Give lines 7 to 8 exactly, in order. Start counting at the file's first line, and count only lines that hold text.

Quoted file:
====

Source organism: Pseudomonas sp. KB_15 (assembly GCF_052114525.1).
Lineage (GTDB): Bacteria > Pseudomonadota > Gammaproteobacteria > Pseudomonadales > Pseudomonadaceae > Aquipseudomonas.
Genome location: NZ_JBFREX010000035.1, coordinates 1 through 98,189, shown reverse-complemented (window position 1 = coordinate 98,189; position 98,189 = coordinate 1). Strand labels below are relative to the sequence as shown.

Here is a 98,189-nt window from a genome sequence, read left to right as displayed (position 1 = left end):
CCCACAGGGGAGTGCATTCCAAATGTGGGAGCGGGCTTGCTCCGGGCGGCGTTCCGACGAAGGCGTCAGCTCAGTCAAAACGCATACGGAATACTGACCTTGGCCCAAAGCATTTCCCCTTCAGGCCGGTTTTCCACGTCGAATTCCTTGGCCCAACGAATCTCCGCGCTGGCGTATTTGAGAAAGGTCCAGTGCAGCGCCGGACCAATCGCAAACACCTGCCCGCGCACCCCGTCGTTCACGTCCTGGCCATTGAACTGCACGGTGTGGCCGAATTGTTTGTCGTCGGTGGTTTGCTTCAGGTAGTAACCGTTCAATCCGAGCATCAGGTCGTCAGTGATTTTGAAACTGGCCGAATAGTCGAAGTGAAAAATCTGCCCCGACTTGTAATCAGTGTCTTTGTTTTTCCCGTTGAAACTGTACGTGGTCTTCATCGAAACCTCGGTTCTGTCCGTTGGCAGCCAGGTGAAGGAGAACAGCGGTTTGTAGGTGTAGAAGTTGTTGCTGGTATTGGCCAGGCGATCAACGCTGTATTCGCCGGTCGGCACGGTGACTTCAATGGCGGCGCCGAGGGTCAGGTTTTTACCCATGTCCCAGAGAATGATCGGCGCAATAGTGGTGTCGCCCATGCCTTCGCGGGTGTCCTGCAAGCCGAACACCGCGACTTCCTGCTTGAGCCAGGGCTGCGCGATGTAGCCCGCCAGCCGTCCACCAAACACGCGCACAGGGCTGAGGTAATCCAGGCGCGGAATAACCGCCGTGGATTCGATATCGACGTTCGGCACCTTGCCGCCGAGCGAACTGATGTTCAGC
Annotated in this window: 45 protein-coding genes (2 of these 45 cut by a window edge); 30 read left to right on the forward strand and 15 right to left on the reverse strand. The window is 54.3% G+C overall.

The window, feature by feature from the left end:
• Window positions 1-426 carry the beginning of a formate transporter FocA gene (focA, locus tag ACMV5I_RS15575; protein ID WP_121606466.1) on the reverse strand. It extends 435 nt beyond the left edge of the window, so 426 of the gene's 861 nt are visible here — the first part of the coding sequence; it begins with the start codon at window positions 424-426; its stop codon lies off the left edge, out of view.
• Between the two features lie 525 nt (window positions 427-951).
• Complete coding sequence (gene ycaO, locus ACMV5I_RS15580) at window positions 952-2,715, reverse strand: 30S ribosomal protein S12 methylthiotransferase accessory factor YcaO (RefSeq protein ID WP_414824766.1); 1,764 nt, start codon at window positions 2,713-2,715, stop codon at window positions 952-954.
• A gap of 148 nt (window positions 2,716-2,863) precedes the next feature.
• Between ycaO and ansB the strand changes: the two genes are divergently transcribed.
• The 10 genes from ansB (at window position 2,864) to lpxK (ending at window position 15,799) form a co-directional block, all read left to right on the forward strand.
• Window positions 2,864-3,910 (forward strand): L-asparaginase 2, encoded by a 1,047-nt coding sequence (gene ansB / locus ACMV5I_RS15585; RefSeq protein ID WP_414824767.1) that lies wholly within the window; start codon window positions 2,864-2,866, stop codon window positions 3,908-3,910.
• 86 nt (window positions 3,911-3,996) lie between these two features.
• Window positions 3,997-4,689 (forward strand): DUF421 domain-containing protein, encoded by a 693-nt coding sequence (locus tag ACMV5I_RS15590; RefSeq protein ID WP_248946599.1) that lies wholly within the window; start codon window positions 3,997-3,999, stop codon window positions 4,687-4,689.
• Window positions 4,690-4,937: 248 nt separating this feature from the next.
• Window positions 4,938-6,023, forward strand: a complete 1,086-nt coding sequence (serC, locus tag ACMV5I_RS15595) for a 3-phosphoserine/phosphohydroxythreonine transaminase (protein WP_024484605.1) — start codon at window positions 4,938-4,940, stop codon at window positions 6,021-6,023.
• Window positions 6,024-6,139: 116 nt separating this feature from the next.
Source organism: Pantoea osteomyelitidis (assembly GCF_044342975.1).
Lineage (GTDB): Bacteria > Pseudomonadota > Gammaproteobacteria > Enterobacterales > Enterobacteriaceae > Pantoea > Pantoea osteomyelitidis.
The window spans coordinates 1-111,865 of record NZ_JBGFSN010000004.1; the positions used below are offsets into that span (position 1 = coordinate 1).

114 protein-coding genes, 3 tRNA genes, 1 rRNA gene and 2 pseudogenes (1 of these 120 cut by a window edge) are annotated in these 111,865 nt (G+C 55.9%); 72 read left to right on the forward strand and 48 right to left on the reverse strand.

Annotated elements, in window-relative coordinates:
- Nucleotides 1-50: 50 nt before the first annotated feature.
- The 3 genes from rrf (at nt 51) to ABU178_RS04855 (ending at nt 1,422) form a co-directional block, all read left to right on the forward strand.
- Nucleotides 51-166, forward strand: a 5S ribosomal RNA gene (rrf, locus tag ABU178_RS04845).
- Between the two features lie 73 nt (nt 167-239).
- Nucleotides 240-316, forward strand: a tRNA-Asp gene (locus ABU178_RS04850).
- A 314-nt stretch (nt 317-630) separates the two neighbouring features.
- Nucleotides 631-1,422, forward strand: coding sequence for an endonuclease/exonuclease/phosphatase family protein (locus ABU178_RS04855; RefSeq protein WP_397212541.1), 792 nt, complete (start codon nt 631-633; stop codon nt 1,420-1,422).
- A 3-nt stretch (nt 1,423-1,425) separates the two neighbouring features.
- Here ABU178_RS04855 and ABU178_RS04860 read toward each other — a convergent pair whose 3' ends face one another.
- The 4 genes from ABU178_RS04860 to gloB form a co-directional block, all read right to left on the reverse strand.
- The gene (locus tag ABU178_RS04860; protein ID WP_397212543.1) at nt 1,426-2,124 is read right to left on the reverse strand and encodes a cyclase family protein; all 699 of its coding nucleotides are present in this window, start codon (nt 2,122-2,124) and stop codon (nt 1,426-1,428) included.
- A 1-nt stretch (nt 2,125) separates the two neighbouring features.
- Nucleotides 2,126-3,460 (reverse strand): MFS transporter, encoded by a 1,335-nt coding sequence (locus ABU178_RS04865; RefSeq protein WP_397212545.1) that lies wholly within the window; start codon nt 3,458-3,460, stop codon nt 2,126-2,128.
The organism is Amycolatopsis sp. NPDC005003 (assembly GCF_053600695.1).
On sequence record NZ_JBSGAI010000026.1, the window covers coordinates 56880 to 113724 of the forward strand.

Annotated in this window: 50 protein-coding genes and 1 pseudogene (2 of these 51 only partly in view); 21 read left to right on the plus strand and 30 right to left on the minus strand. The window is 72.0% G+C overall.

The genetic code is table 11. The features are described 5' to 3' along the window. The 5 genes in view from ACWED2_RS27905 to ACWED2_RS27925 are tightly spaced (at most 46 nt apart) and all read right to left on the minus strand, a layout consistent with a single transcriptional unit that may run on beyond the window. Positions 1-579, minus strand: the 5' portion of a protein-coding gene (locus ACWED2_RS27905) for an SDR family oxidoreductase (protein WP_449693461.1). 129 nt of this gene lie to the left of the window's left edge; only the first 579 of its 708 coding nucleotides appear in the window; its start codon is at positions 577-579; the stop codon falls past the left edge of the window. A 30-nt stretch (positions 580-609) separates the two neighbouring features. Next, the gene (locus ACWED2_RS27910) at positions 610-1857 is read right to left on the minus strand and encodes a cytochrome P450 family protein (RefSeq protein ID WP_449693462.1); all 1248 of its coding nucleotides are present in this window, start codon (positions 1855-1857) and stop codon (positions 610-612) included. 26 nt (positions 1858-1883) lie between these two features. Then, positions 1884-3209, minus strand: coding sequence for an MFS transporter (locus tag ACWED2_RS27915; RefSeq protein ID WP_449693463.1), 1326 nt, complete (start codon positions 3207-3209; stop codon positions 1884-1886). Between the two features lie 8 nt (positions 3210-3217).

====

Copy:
The window, feature by feature from the left end:
• Window positions 1-426 carry the beginning of a formate transporter FocA gene (focA, locus tag ACMV5I_RS15575; protein ID WP_121606466.1) on the reverse strand. It extends 435 nt beyond the left edge of the window, so 426 of the gene's 861 nt are visible here — the first part of the coding sequence; it begins with the start codon at window positions 424-426; its stop codon lies off the left edge, out of view.